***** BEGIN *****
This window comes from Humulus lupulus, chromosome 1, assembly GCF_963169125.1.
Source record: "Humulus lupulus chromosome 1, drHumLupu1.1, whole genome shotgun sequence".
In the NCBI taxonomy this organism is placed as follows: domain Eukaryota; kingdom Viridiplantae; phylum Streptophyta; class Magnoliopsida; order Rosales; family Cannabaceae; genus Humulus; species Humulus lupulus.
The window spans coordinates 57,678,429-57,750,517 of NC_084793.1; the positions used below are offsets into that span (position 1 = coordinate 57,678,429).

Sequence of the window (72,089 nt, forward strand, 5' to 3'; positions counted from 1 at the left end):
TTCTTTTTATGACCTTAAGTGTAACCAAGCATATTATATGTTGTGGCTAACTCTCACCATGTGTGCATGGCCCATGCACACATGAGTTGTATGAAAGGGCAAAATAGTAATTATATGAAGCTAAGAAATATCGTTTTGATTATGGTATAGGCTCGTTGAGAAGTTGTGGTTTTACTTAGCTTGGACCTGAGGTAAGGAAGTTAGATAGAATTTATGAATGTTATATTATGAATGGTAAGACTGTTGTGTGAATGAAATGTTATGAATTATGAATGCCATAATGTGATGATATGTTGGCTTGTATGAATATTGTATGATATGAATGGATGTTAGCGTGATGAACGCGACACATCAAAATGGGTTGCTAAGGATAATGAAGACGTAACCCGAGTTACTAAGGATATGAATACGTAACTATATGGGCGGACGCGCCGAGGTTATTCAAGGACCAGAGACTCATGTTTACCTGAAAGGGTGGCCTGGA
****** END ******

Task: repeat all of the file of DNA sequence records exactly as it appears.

This window comes from Humulus lupulus, chromosome 1, assembly GCF_963169125.1.
Source record: "Humulus lupulus chromosome 1, drHumLupu1.1, whole genome shotgun sequence".
In the NCBI taxonomy this organism is placed as follows: domain Eukaryota; kingdom Viridiplantae; phylum Streptophyta; class Magnoliopsida; order Rosales; family Cannabaceae; genus Humulus; species Humulus lupulus.
The window spans coordinates 57,678,429-57,750,517 of NC_084793.1; the positions used below are offsets into that span (position 1 = coordinate 57,678,429).

Sequence of the window (72,089 nt, forward strand, 5' to 3'; positions counted from 1 at the left end):
TTCTTTTTATGACCTTAAGTGTAACCAAGCATATTATATGTTGTGGCTAACTCTCACCATGTGTGCATGGCCCATGCACACATGAGTTGTATGAAAGGGCAAAATAGTAATTATATGAAGCTAAGAAATATCGTTTTGATTATGGTATAGGCTCGTTGAGAAGTTGTGGTTTTACTTAGCTTGGACCTGAGGTAAGGAAGTTAGATAGAATTTATGAATGTTATATTATGAATGGTAAGACTGTTGTGTGAATGAAATGTTATGAATTATGAATGCCATAATGTGATGATATGTTGGCTTGTATGAATATTGTATGATATGAATGGATGTTAGCGTGATGAACGCGACACATCAAAATGGGTTGCTAAGGATAATGAAGACGTAACCCGAGTTACTAAGGATATGAATACGTAACTATATGGGCGGACGCGCCGAGGTTATTCAAGGACCAGAGACTCATGTTTACCTGAAAGGGTGGCCTGGA